The art of the "accidental" text (on purpose)
When and why do people “fext”? When does it actually work?
What is an "accidental" text? It must not be confused with an accidental text. We've all sent texts by accident, butt-texting people, or punching in our message to the wrong conversation thread. The "accidental" text is an intentional text which purports to be an accidental. The scare quotes around "accidental" indicate it's ersatz nature. It is a subterfuge whereby one sends a text intentionally to a target which is intended to be read as an accident. It is also known as the "accidental-on-purpose text", "fake text", or even "fext" (for "fake texting").
One of the most prominent pop-cultural examples of this manoeuvre appeared in a 2017 episode of Curb Your Enthusiasm entitled "The Accidental Text on Purpose".
In this episode, Marty Funkhouser's new girlfriend is angry because Larry had insulted her at a get-together and Funkhouser failed to stand up to her. He has tried to apologize, it didn't work. Marty decides to write a text telling off Larry and defending his gf, but "accidentally" sends it to her to demonstrate that he is standing up for her against his friends. In the episode, the ploy works immediately. Marty's gf texts back within second forgiving and and declaring her love for him.
On the face of it, the scene seems wildly implausible. How could anyone be taken in by such a transparent and self-serving deception? However, it also may lead many to wonder: how common is "accidental" texting? How and when is it used? And does it work? In order to answer this question, we asked the CBC Life team, our friends, we trawled the web for traces of the practice, and even did some field research by sending fake texts of our own. Here are our findings.
The simplest and most common form of accidental text is the deniable ping. You want to open lines of communication with someone, but don't want to be the one to make the first move. You ping them to elicit a response, upon which a conversation can then be built. It is something like purposely running into someone "by coincidence". One of the most popular methods is to send out a blank text. For the purposes of research, I tried sending out a blank text with someone I hadn't spoken to in a few weeks and had an answer within a few hours. Attention grabbed, conversation re-ignited.
The second level of accidental texting is "inception": planting information in the recipient's mind and/or to elicit a specific response. This is what Funkhouser is trying to do in the Curb clip above, and therefore we thought we should test it in the field. Accidental texting is most useful when the message will be more effective if it seems unintentional. This is true of compliments: direct compliments are usually sharply discounted, but indirect compliments may be accepted at face value. Thus, one Life producer well-known for throwing around compliments tried to deliver an indirect compliment by masking it as an accidental text.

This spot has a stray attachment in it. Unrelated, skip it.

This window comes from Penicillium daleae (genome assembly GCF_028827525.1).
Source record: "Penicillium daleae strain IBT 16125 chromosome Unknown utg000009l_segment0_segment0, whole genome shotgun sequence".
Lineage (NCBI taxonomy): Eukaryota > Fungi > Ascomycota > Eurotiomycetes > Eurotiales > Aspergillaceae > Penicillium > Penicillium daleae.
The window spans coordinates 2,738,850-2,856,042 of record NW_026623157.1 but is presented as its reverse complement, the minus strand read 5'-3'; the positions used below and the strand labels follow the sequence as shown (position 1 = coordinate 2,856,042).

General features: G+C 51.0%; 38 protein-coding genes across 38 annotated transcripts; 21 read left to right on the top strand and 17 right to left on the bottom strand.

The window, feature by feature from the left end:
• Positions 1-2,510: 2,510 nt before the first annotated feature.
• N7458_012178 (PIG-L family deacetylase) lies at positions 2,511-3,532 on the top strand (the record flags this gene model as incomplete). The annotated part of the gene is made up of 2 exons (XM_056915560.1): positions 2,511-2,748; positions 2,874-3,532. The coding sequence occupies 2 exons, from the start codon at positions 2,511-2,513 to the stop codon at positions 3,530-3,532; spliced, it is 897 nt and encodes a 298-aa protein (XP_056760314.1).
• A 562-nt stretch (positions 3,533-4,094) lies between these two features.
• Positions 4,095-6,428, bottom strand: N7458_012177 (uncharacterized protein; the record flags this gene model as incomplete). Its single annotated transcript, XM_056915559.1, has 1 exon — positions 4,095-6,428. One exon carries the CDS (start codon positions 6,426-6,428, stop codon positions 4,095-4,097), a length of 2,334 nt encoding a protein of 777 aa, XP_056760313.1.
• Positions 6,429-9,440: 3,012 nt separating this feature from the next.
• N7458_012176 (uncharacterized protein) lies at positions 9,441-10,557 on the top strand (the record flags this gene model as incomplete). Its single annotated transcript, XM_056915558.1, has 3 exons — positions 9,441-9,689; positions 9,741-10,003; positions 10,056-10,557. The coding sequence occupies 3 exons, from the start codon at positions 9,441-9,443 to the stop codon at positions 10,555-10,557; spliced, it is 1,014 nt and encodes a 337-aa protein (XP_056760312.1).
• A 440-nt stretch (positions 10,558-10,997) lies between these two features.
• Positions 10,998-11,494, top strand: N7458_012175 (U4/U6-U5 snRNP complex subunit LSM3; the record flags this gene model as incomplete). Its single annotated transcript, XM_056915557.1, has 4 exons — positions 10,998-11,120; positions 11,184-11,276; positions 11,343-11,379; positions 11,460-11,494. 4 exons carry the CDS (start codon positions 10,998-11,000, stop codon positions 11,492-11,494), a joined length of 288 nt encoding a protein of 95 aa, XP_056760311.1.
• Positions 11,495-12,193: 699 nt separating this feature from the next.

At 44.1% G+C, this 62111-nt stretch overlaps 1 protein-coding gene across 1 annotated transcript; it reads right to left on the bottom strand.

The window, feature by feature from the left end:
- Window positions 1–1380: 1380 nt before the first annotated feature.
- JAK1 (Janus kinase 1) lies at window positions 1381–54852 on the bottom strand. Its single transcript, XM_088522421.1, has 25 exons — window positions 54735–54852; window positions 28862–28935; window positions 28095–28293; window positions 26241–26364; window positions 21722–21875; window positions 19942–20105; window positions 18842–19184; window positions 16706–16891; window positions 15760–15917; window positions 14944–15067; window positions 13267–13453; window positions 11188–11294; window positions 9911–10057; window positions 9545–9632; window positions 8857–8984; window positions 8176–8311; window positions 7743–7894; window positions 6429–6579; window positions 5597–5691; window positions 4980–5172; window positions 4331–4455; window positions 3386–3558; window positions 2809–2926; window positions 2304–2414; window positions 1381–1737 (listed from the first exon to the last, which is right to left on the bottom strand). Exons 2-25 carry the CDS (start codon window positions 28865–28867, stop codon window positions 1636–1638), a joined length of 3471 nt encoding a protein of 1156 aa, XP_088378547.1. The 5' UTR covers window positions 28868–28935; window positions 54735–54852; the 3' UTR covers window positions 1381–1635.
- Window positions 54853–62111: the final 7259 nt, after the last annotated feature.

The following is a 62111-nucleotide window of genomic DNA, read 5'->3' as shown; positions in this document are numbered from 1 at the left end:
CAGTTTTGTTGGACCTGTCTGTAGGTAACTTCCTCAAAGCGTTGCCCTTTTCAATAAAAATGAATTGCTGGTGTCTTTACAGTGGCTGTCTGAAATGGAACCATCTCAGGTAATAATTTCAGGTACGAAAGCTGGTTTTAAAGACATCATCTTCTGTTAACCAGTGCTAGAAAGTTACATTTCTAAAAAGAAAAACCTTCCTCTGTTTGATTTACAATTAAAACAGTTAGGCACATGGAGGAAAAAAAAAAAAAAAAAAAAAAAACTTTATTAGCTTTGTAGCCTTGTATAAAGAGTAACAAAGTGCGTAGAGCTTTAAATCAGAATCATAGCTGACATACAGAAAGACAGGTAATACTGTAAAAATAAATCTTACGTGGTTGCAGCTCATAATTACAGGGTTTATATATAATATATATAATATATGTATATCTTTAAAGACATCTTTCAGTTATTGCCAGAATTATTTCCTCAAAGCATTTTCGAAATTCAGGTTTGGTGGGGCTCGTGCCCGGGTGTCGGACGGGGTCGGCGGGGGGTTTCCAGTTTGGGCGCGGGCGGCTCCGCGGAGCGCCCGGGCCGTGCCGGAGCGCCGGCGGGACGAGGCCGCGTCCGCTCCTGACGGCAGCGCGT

What about the wider world? How do our office experiments compare to the experience and opinions of people on the internet? I discovered three things when researching "accidental" texting online. The first is that it is surprisingly common. Both men and women fext. Threads on accidental texting exist on several discussion boards, as do other articles, and even satirical pieces on the practice which means that enough people do it to understand what it is.
The second is that by far the most common reason for doing so is to manipulate romantic prospects or exes. In fact, there is little online evidence of fexting for any other reason. We found that blank or nonsense texts are common and widely used. Many also attempt "inception" by using the body of the text to imply something their activities, to show that they are fun interesting people ("yeah, that was so crazy last night! I can't believe Drake actually turned up!") or to provoke jealousy in their targets ("thanks for a lovely night. Miss you already. xx").